Beech A36 Bonanza
Elida, Ohio/2 Fatal
The noninstrument-rated private pilot and passenger departed on the cross-county flight under visual flight rules (VFR) in visual meteorological conditions and proceeded on course at an altitude of about 9,000 ft mean sea level (msl). As the flight progressed, the weather conditions deteriorated, and about halfway through the flight, the pilot appeared to deviate before resuming flight toward the destination and descended to about 2,000 ft msl over about 30 minutes. Within 20 miles of the accident site, the pilot executed multiple course changes, including two 360° turns. The airplane then entered a right turn from a southeasterly course to a southwesterly course, and about 1 minute before the accident, the airplane re-entered the right turn, which progressed into a right graveyard spiral that continued until impact.
Weather observations and satellite imagery indicated that instrument meteorological conditions (IMC) prevailed in the vicinity of where the pilot began making the multiple course changes and at the accident site. It is likely that the pilot encountered rain, and possibly heavy rain, during the final portion of the flight. There was no record of the pilot obtaining a preflight weather briefing from an official source.
Examinations of the airframe and engine did not reveal any anomalies consistent with a preimpact failure or malfunction.
Toxicology testing of the pilot revealed the presence of carboxy-delta-9-tetrahydrocannabinol (THC), an inactive metabolite of THC. The low-level presence of the inactive THC metabolite suggests that the pilot was not under the influence of THC at the time of the flight, and therefore, it is unlikely that any effects from the pilot’s prior use contributed to the accident. The testing also revealed the presence of diphenhydramine; however, it did not provide a blood level. Therefore, whether the pilot might have been impaired from the diphenhydramine at the time of the accident or whether his prior use contributed to the accident could not be determined.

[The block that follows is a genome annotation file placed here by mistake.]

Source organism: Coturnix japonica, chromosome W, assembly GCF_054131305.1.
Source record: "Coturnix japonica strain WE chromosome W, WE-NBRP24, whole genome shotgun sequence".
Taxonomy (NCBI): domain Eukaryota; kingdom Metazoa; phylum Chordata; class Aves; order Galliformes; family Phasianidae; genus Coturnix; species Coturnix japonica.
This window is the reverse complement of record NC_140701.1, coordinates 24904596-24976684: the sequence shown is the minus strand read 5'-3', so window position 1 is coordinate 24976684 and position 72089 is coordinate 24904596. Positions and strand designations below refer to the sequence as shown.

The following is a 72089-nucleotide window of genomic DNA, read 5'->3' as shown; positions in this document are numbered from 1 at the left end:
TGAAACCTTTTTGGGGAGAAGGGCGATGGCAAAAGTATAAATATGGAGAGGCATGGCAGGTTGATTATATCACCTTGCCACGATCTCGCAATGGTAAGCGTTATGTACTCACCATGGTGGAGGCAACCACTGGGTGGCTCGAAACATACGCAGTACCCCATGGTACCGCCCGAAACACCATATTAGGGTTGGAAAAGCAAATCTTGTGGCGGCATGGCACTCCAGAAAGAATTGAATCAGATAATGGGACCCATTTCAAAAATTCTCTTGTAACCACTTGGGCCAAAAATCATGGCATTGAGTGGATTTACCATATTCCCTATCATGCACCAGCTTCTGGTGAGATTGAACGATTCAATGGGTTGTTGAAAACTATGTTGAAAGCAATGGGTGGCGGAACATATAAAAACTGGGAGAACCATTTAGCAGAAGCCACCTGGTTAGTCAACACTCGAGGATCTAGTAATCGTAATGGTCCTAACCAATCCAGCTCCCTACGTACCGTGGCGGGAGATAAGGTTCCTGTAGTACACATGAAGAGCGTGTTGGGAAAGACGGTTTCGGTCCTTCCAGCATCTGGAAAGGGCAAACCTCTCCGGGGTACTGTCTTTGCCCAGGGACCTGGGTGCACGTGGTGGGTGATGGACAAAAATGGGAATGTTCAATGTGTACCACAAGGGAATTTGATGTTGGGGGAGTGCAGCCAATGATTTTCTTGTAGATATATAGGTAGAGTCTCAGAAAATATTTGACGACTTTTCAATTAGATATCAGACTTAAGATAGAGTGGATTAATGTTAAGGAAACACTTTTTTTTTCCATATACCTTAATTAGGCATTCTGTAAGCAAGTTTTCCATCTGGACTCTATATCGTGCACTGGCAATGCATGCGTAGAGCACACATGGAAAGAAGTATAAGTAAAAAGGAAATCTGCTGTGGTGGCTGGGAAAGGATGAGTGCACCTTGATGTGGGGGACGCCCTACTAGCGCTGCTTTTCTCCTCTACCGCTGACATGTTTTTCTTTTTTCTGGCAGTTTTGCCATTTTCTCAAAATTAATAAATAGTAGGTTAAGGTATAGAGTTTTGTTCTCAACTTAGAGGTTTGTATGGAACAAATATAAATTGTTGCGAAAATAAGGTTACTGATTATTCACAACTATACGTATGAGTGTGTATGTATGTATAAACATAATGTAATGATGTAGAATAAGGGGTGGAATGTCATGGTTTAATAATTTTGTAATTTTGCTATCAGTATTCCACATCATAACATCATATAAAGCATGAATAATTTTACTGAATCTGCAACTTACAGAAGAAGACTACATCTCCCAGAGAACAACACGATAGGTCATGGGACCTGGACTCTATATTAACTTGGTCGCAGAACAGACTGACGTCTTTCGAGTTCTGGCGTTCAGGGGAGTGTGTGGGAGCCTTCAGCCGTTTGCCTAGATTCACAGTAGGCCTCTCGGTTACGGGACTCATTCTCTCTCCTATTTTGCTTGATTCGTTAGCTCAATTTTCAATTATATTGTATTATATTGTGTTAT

The restricted visibility conditions present in the area were conducive to the development of spatial disorientation, and the airplane’s maneuvering and spiraling descent are consistent with the known effects of spatial disorientation. It is likely that the pilot experienced spatial disorientation during an encounter with instrument meteorological conditions, which resulted in a loss of control.
Probable cause(s): The noninstrument-rated pilot’s decision to continue visual flight rules flight into an area of instrument meteorological conditions, which resulted in a loss of control due to spatial disorientation. Contributing was the pilot not obtaining a weather briefing prior to the flight.
Note: The report republished here is from the NTSB and is printed verbatim and in its complete form.